Review: the winning energy of Adolf & Winston at Tobacco Factory Theatres


Craig Edwards appears behind a metal bathtub, apparently stark naked with just the tub to cover his dignity. He explains that unfortunately, Howard Coggins, due to appear as Winston Churchill, is ill. It is left to Edwards himself, the show’s Director, to stand in, and lend this whirlwind tale of Churchill and Adolf Hitler the “seriousness it deserves”. As if to prove it, he strides forward, revealing a private area strapped in by a pair of Union Jack Y-fronts, before donning an inflatable paunch and puffing on a big fake cigar.

The tone is set for an hour of quick-paced slapstick, as Edwards and co-star┬áStu Mcloughlin (playing Hitler) take on as complicated and weighty a subject as World War II in their familiar light-hearted way. In true Living Spit fashion, there are plenty of sideways takes and levity, as well as clever use of minimalist stagecraft. A crisp packet is rustled to recreate the crackle of a 1939 radio broadcast. Mcloughlin dons a fur hat to take up a role as Churchill’s famous ‘Black Dog’ of depression. Hitler longingly searches a Yellow Pages in search of a bookshop stocking Mein Kampf in a smart take on 1980s advertising.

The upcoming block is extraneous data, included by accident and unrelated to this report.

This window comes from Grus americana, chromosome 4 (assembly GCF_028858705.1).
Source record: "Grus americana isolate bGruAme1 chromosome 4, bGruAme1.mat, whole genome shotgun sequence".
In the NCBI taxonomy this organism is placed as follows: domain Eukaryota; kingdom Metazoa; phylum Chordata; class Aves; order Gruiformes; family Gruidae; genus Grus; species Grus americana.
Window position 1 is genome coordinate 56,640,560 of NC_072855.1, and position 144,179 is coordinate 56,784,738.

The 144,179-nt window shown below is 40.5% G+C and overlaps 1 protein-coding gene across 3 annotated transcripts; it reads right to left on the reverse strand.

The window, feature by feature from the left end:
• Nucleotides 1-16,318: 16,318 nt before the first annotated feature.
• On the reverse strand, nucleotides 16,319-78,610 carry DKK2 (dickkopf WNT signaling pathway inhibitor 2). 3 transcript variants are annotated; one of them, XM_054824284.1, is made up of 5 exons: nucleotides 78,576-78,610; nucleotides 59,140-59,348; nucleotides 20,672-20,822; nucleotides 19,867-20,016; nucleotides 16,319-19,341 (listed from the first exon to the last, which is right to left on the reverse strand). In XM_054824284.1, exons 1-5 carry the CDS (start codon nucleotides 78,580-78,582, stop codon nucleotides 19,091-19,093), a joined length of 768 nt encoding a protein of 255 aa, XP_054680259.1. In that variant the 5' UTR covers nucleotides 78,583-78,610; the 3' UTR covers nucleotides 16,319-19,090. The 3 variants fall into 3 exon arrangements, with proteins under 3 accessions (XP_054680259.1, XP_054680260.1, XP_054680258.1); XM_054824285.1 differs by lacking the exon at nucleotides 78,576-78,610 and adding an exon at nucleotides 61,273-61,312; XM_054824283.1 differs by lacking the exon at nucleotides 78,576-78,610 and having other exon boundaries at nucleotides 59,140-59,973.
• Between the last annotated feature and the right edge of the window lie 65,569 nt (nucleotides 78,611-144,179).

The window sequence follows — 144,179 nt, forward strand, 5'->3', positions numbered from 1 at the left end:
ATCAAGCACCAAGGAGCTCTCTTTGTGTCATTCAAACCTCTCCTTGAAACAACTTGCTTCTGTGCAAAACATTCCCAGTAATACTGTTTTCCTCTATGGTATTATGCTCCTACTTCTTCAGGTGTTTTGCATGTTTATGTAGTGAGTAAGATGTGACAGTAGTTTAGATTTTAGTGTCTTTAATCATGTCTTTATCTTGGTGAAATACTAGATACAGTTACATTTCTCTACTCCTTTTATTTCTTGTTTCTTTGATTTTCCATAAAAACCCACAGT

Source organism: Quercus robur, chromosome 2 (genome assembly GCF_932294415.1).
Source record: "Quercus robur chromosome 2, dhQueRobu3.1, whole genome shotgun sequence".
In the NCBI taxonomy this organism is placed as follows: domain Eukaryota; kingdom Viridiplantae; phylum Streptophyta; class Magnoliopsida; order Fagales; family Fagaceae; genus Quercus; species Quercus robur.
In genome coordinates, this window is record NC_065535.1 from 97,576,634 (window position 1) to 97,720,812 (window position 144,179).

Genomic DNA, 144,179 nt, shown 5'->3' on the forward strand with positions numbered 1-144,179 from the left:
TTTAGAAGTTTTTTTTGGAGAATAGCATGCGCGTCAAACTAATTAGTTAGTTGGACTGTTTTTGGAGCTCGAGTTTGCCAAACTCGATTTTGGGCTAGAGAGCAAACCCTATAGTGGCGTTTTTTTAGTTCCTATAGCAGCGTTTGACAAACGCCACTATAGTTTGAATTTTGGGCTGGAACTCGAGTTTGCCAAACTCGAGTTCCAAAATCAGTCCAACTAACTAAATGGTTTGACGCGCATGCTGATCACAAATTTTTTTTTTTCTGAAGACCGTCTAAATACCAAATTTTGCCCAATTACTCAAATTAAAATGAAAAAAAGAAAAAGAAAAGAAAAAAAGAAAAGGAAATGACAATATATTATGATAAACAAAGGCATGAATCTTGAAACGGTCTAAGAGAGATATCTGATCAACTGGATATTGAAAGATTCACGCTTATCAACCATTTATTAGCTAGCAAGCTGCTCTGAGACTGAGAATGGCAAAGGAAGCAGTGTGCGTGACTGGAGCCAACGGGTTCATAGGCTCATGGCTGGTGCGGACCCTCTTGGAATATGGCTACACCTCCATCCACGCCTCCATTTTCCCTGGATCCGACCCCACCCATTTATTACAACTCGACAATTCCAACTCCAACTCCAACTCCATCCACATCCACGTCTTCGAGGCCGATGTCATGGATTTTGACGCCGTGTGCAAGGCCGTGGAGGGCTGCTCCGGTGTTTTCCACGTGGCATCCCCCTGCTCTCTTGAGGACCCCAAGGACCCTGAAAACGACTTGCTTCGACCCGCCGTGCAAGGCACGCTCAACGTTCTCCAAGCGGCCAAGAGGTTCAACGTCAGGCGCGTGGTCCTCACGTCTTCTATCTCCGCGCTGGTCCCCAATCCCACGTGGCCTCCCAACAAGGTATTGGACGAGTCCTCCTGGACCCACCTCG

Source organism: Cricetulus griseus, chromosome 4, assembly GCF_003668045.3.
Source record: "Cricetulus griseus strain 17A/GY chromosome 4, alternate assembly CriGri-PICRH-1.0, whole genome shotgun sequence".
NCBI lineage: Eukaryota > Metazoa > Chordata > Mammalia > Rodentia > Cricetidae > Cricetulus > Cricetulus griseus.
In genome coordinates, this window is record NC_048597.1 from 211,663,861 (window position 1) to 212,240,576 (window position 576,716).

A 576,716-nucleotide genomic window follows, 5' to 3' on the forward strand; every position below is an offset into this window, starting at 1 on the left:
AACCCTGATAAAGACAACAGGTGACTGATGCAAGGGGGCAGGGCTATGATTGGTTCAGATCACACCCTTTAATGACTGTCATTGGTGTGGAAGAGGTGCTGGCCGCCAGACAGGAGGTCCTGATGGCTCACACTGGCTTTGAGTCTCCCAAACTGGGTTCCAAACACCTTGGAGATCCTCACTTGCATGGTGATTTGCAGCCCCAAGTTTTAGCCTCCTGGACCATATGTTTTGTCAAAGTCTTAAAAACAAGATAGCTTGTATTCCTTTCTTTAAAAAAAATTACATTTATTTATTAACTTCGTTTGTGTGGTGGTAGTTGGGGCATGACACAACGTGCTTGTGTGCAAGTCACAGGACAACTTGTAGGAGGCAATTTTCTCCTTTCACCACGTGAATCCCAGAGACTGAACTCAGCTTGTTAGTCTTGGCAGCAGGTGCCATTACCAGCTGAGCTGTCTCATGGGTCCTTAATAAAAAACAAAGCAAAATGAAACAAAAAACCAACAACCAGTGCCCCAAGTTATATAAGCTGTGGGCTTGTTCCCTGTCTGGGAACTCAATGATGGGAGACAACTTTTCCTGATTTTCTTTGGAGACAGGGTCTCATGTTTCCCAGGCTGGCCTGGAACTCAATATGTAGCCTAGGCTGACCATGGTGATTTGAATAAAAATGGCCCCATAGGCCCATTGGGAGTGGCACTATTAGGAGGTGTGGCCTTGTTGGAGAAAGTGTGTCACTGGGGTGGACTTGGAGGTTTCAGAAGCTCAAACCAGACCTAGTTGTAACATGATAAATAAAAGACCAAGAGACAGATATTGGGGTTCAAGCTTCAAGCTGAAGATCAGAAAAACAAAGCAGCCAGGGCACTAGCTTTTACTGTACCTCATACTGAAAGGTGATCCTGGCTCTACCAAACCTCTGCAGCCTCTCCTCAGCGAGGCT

If Coggins’ absence is noted by the cast, it does nothing to detract from the show as Edwards inhabits Churchill, Benito Mussolini and Otto Skorzeny with ease – the latter’s facial scar recreated with a simple rubber band snapped around Edwards’ noggin. Mcloughlin, meanwhile, adds musical aplomb, switching from double bass to guitar to ukelele, giving the show momentum with silly songs. A highlight is Hitler’s final moments, flourished with a strident power ballad. Best of all is a 15-minute staging of the Second World War, an inventive speed through of one of the most important periods of modern history.

The show is not without its downsides. The effeminate portrayal of Rudolph Hess feels outdated, as does the mockery of text-speak. When the pair get to the gassing of the Jews, there is a risk that such a serious crime will thud clunkingly into a performance that is so lighthearted, but they just about manage to pull it off with a moment of poignancy. On the whole though, Adolf & Winston manages to tackle its subject matter with fun, celebration and winning energy.

Conal Dougan